UPDATE (03.16.09): I went in to renew for another 6 months at Always and they no longer offer that option. I could pay by month for AR $120 per month or pay for a year at AR $880/year (payable in 4 monthly payments of AR $220 each). I took the year option. Personal training had already gone up too: 4 sessions for AR $220, 8 sessions for AR $340, 12 sessions for AR $470, and 16 sessions for AR $540. These sessions must be used within 30 days of purchase.


Learning Spanish

I had my first Spanish lesson on Tuesday, and thanks to reading another blog, I found a great teacher, Marco Luccón who runs Hablar en Buenos Aires. He’s 24 and really loves languages and teaching. He has split his apartment in Palermo into a living area and a classroom (complete with whiteboard) and has prepared many of his own materials.  I had originally decided to take two classes per week, but now that I’m realizing how much I actually need to learn, I’m going to see about bumping that up to three classes per week. He charges AR $30/hour for individual lessons and AR $44/hour for group lessons. His web site slogan is “Now learning Spanish is fun and easy” and while I’m not so sure about that, so far, the class has been great.

I’d strongly recommend Marco if you’re in the area. I also interviewed a couple of great private tutors who will come to your house, but I decided I needed something to get me out of the apartment. I also considered enrolling in a group class, but I liked Marco’s approach more. If you’re looking for advice on what may be best for you, the BA Expats Forum is a great place to ask for recommendations for schools or tutors.

I also have a copy of Rosetta Stone, which is a great program.  I started to use it before I moved, but did not keep up with it. I’m planning to go back to that as well to learn as much as I can as quickly as possible.

There are also a number of new Web 2.0 sites that promise to help you learn Spanish:

I didn’t use these too much, but they may be another good resource for you. I’ll let you know how my lessons progress.


Random Observations: Week 1

I’ve been here for about one week now, and I thought I would start a series about some of my random observations as a new expat. Some of these will be expanded on in further posts, some are just random one liners. So, without further adieu:

Random Observations: Week 1

  • Learning Spanish is going to be more challenging than I thought.
  • Everything they sell seems to be much smaller than the U.S. equivalent.
  • They love to package food in bags and boxes (yogurt, mayonaisse, etc in plastic bags – milk, oj, etc in boxes). There are not as many plastic and glass jars. The question is, what do you do once you open these up? You must have to store them in another container.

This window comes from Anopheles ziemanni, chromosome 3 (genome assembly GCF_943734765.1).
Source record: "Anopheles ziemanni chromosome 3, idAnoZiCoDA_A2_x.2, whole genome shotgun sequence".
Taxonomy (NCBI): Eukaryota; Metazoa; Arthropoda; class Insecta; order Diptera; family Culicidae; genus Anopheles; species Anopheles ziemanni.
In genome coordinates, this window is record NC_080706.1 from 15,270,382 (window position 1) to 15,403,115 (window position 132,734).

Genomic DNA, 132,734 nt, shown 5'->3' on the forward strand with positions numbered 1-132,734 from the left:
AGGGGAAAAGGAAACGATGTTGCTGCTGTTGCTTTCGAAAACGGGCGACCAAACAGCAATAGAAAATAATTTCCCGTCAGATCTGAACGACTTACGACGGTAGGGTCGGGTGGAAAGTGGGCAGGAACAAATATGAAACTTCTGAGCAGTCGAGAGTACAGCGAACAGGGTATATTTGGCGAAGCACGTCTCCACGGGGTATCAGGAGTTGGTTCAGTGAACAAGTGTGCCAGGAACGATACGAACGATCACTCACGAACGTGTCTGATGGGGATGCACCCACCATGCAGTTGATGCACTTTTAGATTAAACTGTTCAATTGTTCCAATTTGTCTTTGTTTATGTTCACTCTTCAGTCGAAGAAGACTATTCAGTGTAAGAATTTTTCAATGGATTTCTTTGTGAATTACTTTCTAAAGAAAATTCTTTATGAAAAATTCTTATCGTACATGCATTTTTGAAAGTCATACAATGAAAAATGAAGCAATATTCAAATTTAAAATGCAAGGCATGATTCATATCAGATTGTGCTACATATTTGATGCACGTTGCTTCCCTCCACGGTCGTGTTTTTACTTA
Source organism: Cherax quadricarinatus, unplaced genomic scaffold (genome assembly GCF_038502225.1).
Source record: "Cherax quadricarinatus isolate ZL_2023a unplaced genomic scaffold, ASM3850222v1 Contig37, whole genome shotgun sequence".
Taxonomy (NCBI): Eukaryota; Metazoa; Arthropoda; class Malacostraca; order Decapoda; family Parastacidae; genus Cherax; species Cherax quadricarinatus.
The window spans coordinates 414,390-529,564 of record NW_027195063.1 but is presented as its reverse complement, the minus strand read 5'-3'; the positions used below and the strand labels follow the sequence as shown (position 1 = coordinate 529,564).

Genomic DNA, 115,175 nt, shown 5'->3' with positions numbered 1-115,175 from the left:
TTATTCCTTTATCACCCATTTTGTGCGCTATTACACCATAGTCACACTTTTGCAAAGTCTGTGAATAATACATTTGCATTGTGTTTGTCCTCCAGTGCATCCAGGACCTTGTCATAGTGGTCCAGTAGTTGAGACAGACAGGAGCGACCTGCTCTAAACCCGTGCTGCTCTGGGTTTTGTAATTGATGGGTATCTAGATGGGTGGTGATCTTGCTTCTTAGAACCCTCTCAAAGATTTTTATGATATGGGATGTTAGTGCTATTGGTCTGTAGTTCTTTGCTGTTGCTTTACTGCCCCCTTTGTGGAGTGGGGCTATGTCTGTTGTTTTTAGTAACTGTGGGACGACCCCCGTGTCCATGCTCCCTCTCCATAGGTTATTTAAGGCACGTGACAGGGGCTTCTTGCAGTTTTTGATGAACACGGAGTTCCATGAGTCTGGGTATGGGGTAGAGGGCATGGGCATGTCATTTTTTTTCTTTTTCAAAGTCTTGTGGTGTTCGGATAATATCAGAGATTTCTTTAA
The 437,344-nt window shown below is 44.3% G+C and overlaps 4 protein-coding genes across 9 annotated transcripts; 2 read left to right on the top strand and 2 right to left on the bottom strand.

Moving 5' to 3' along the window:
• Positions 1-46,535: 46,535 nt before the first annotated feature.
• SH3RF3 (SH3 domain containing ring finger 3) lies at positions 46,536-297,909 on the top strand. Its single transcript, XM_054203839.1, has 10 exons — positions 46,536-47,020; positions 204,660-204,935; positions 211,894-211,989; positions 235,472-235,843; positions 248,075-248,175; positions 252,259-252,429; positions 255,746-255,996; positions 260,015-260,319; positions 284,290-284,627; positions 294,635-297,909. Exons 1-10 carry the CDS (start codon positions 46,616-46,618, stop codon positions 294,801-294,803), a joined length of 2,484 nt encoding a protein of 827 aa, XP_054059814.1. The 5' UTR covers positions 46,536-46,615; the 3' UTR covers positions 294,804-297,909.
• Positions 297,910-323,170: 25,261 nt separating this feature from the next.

• The paper products are smaller and are not of the same quality as in the U.S.
  • Finding plush towels is almost impossible, as is finding high thread-count sheets.
  • No one picks up after their dog and I mean no one. I picked up after Delilah and felt weird doing it. They also have orange garbage bins everywhere, so it is very easy to dispose of. I have a new policy of taking my shoes off at the door and am wondering  when I’ll first step in a big, fresh pile.
  • Not everything is as cheap as I was expecting. Electronics are much more expensive due to state tax as well as import tax. I found this out when having to replace my LCD.  Beer however is incredibly cheap – a liter of Brahma or Quilmes is about U.S. $1.50. Dinner at a nice restaurant is pretty cheap too, especially when compared to NYC. You can have appetizers, entrees, a bottle of wine and dessert for two for around U.S. $50.
  • There is no garbage room in my apartment. Everyone just puts their trash out on the street before 8pm. You do not sort cardboard or recyclables – cartoneros (waste pickers) come through the city each evening and open all trash bags to remove cardboard, paper, and metals. After that, city trash collectors haul away the rest.
  • Pedestrians do not have the right of way. Taxi drivers drive much worse than they do in NYC. I’m really surprised there are not more accidents.

I’m sure I’ll have plenty more of these each week as I explore and learn more about the country and culture.